Andy McKiel (@amckiel) has been an amazing catalyst to foster learning. As an active executive member of the Manitoba Association for Computing Educators (ManACE) and the provincial BYTE Conference, Andy has created and archived a multitude of online learning resources. Undoubtedly, one of his most exciting learning opportunities was the week he spent in Churchill, Manitoba studying polar bears. Working with scientists, Andy learned many important aspects about polar bears and their habitat which he shared with students and teachers world-wide via his blog Chilling with Nanuq.
Moving from bears to birds, we find Andy active tweeting (@amckiel). To facilitate learning amongst Manitoba educators, Andy has been collecting the Twitter “handles” of Manitoba teachers. He then uses the Paper.li content curation service to collect daily tweets of Manitoba educators and display them in The Manitoba-educators Daily. If you want to find out what Manitoba educators are tweeting, you need to investigate Andy’s online newspaper.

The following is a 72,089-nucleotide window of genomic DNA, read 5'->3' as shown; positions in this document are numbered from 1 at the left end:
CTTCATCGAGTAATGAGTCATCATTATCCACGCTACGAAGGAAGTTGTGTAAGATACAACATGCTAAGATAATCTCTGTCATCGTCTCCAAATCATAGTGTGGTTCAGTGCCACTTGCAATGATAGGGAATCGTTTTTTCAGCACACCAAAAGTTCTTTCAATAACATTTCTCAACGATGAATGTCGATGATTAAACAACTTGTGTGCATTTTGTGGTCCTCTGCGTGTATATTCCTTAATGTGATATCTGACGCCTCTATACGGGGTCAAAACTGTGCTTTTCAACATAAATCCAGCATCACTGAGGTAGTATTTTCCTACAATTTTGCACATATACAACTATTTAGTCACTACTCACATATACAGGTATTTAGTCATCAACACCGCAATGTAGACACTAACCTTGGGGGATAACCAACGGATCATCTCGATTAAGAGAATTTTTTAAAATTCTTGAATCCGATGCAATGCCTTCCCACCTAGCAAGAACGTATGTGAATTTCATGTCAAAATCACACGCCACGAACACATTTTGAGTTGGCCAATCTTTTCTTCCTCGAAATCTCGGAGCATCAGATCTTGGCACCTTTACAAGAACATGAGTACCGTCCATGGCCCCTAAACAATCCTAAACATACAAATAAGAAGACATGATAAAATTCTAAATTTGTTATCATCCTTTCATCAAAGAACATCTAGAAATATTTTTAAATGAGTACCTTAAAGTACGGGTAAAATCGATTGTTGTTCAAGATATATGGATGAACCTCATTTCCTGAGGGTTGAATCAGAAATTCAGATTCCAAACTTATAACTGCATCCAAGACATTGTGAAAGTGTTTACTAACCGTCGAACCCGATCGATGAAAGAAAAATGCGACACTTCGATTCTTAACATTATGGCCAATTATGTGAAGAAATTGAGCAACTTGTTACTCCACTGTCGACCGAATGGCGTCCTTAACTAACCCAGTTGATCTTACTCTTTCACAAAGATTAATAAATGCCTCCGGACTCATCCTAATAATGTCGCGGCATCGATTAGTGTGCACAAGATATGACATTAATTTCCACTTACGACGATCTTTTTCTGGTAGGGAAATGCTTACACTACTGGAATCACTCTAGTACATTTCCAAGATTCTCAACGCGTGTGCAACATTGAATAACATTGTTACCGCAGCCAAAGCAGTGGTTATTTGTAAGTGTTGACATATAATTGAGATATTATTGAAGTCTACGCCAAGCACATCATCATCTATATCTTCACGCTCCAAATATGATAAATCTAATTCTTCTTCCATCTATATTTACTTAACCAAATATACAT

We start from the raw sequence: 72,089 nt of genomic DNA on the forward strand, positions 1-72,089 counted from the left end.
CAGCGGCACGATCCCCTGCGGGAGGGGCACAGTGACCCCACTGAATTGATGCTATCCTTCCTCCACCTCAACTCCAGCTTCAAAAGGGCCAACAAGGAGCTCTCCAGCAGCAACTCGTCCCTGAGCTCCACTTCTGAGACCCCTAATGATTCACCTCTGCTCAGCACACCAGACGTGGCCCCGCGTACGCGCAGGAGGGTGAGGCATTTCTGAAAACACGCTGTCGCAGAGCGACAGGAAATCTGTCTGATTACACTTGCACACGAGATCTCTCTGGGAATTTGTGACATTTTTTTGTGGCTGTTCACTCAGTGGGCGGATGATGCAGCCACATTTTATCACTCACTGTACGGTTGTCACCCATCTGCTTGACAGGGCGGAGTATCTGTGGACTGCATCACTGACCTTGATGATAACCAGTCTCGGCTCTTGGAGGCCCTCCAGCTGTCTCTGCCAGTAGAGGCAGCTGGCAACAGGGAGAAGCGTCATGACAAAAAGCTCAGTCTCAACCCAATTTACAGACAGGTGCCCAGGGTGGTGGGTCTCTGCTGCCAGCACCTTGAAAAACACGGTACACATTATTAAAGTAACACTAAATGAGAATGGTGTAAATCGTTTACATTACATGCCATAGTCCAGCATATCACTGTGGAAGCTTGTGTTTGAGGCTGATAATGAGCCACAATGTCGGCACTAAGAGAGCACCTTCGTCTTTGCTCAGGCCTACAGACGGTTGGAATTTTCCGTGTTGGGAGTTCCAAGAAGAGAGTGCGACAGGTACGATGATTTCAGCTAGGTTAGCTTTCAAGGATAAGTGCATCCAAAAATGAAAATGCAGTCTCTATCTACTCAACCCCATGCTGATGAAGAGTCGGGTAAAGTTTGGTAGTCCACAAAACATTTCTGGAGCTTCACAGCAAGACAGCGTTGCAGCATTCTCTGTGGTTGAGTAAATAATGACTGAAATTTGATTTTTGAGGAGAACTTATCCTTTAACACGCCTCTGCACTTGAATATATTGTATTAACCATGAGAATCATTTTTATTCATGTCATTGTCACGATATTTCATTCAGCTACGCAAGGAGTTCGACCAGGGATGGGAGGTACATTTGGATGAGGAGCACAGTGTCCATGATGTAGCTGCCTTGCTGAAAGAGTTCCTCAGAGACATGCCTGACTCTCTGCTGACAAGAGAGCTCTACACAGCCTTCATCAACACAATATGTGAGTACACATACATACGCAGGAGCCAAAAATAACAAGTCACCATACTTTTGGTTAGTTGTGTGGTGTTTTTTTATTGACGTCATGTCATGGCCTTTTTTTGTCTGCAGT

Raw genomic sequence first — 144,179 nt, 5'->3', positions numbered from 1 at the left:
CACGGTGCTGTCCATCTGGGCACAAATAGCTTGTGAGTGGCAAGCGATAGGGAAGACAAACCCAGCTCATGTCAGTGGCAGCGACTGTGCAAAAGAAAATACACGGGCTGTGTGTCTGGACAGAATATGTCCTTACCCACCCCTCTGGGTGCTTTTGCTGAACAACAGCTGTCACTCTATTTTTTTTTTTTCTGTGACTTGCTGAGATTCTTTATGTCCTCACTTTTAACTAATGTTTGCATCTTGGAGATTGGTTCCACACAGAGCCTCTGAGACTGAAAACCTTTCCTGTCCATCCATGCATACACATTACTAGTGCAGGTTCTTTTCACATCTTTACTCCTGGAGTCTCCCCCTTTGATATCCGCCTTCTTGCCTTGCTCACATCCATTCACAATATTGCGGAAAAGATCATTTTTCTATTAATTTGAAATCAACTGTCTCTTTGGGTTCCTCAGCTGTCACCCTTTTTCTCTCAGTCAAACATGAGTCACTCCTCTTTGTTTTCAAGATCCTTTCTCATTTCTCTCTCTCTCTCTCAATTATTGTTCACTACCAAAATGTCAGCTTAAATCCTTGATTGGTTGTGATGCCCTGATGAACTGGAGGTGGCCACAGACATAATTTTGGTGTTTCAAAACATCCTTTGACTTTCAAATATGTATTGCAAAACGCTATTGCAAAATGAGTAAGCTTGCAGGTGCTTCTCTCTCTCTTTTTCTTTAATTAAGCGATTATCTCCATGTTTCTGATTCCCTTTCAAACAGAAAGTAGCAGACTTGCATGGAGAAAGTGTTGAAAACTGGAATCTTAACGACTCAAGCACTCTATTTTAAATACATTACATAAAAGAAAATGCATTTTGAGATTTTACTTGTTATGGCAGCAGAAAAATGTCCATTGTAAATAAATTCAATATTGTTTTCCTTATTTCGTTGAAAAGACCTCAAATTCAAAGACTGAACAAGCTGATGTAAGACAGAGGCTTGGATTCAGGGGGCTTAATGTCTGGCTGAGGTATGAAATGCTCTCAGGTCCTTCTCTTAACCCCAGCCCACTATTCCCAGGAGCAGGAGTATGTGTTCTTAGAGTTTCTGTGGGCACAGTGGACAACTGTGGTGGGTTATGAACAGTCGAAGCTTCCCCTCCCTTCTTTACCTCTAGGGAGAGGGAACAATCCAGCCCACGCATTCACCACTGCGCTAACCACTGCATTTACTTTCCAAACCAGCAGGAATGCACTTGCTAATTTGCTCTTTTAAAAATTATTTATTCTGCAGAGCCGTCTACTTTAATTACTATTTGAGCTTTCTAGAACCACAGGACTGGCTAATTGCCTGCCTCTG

With Twitter becoming so popular, three Manitoba teachers, decided to create a process by which educators could use this social networking tool to connect and chat about topics of interest. Zoe Bettess (@ZBettess) from Thompson teamed up with Winnipeg educators Georgette Nairn (@GeorgetteNairn) and Tanis Thiessen (@tjthiessen) to organize the “Manitoba Education Chat” (#MBedchat). Every Wednesday night from 9:00 – 10:00 CST, interested educators filter tweets using the hashtag #MBedchat and provide answers to five questions related to the evening’s topic. Past chats have focused on our provincial SAGE Conference, the new Manitoba report card, the connected classroom, picture book month, and sharing strategies to support EAL students. All tweets are archived on the Manitoba Ed Chat blog so that others may learn. This #MBedchat educational chat provides great learning opportunities as ideas are shared and connections are made between like-minded educators. I encourage readers to sign up for Twitter, explore tutorials, utilize an interface like HootSuite, TweetChat, TweetDeck or another client which allows tweets to be displayed in columns, and join in the learning and fun.